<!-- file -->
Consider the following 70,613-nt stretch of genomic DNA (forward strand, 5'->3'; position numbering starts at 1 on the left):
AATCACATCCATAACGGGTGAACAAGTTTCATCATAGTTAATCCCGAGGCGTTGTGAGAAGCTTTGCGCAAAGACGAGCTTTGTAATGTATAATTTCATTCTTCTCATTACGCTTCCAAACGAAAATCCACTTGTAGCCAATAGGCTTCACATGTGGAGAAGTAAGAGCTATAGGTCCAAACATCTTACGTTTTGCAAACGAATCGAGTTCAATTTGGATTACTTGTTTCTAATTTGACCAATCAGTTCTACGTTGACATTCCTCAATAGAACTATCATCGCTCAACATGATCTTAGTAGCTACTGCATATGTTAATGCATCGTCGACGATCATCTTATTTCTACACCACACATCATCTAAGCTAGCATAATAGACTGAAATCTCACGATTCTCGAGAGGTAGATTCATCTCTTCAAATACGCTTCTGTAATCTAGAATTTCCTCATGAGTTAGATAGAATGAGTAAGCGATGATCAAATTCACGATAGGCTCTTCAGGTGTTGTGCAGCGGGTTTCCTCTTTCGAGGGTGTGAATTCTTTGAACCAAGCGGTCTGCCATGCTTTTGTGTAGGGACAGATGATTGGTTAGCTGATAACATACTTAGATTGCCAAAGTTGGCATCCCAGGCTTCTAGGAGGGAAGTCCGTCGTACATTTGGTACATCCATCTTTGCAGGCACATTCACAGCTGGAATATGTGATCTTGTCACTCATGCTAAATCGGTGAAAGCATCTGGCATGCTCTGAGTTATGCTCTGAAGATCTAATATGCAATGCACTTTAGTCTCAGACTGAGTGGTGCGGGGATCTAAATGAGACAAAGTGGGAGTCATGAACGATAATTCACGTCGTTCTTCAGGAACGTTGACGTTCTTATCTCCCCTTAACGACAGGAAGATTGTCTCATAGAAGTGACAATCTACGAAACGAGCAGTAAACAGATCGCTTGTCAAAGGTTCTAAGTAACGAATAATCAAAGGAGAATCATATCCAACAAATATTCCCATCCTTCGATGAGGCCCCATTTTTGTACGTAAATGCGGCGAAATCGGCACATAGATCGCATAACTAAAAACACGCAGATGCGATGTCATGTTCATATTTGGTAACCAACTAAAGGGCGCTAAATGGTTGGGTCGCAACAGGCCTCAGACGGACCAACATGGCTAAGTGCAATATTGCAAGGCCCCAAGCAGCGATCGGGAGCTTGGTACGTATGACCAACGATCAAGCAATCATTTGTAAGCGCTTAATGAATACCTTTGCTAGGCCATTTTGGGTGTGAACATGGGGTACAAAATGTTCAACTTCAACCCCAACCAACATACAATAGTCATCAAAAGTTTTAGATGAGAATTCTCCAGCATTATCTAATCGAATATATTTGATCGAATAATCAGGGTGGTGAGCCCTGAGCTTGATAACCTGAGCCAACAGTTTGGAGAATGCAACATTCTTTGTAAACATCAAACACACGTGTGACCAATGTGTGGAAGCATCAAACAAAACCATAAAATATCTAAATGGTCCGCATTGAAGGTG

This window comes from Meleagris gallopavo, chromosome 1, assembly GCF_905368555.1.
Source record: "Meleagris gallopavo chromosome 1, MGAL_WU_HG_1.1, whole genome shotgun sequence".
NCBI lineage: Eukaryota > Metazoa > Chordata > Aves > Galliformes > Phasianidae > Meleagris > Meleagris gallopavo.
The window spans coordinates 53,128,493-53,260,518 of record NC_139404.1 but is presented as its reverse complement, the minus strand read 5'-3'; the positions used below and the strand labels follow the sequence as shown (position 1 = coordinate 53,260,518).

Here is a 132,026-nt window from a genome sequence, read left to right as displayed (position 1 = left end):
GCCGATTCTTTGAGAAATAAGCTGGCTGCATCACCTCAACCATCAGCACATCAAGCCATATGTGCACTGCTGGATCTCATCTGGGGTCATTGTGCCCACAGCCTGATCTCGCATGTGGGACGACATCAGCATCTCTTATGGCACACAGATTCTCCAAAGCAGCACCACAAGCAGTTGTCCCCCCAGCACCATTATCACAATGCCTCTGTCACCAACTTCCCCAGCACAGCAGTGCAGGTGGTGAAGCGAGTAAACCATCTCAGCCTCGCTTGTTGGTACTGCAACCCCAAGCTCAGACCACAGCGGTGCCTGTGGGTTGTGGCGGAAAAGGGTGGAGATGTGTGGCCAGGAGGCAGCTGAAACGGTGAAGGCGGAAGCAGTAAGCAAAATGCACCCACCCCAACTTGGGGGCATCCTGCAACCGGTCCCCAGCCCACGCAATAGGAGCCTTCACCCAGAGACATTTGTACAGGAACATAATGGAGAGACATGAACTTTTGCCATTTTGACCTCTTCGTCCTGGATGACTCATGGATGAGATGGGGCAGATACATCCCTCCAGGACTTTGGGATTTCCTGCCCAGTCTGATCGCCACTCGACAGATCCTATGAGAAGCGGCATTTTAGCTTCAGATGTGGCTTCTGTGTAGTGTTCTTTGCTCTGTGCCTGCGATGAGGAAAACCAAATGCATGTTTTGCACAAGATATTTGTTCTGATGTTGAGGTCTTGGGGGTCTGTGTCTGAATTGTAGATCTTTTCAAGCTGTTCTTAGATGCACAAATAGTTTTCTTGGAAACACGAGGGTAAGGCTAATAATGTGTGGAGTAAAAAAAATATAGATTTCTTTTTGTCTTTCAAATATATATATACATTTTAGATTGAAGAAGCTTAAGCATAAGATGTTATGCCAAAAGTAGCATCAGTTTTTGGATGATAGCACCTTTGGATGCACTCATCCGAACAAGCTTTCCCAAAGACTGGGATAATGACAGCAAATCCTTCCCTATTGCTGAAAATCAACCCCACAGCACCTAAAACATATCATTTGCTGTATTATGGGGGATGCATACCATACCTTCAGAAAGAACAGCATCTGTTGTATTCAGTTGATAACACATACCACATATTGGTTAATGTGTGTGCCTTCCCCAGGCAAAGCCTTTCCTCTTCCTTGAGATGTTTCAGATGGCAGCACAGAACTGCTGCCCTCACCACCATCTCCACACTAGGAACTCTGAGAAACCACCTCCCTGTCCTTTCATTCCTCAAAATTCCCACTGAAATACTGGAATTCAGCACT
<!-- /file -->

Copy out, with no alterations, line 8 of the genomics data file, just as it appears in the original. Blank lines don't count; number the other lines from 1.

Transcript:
GCCGATTCTTTGAGAAATAAGCTGGCTGCATCACCTCAACCATCAGCACATCAAGCCATATGTGCACTGCTGGATCTCATCTGGGGTCATTGTGCCCACAGCCTGATCTCGCATGTGGGACGACATCAGCATCTCTTATGGCACACAGATTCTCCAAAGCAGCACCACAAGCAGTTGTCCCCCCAGCACCATTATCACAATGCCTCTGTCACCAACTTCCCCAGCACAGCAGTGCAGGTGGTGAAGCGAGTAAACCATCTCAGCCTCGCTTGTTGGTACTGCAACCCCAAGCTCAGACCACAGCGGTGCCTGTGGGTTGTGGCGGAAAAGGGTGGAGATGTGTGGCCAGGAGGCAGCTGAAACGGTGAAGGCGGAAGCAGTAAGCAAAATGCACCCACCCCAACTTGGGGGCATCCTGCAACCGGTCCCCAGCCCACGCAATAGGAGCCTTCACCCAGAGACATTTGTACAGGAACATAATGGAGAGACATGAACTTTTGCCATTTTGACCTCTTCGTCCTGGATGACTCATGGATGAGATGGGGCAGATACATCCCTCCAGGACTTTGGGATTTCCTGCCCAGTCTGATCGCCACTCGACAGATCCTATGAGAAGCGGCATTTTAGCTTCAGATGTGGCTTCTGTGTAGTGTTCTTTGCTCTGTGCCTGCGATGAGGAAAACCAAATGCATGTTTTGCACAAGATATTTGTTCTGATGTTGAGGTCTTGGGGGTCTGTGTCTGAATTGTAGATCTTTTCAAGCTGTTCTTAGATGCACAAATAGTTTTCTTGGAAACACGAGGGTAAGGCTAATAATGTGTGGAGTAAAAAAAATATAGATTTCTTTTTGTCTTTCAAATATATATATACATTTTAGATTGAAGAAGCTTAAGCATAAGATGTTATGCCAAAAGTAGCATCAGTTTTTGGATGATAGCACCTTTGGATGCACTCATCCGAACAAGCTTTCCCAAAGACTGGGATAATGACAGCAAATCCTTCCCTATTGCTGAAAATCAACCCCACAGCACCTAAAACATATCATTTGCTGTATTATGGGGGATGCATACCATACCTTCAGAAAGAACAGCATCTGTTGTATTCAGTTGATAACACATACCACATATTGGTTAATGTGTGTGCCTTCCCCAGGCAAAGCCTTTCCTCTTCCTTGAGATGTTTCAGATGGCAGCACAGAACTGCTGCCCTCACCACCATCTCCACACTAGGAACTCTGAGAAACCACCTCCCTGTCCTTTCATTCCTCAAAATTCCCACTGAAATACTGGAATTCAGCACT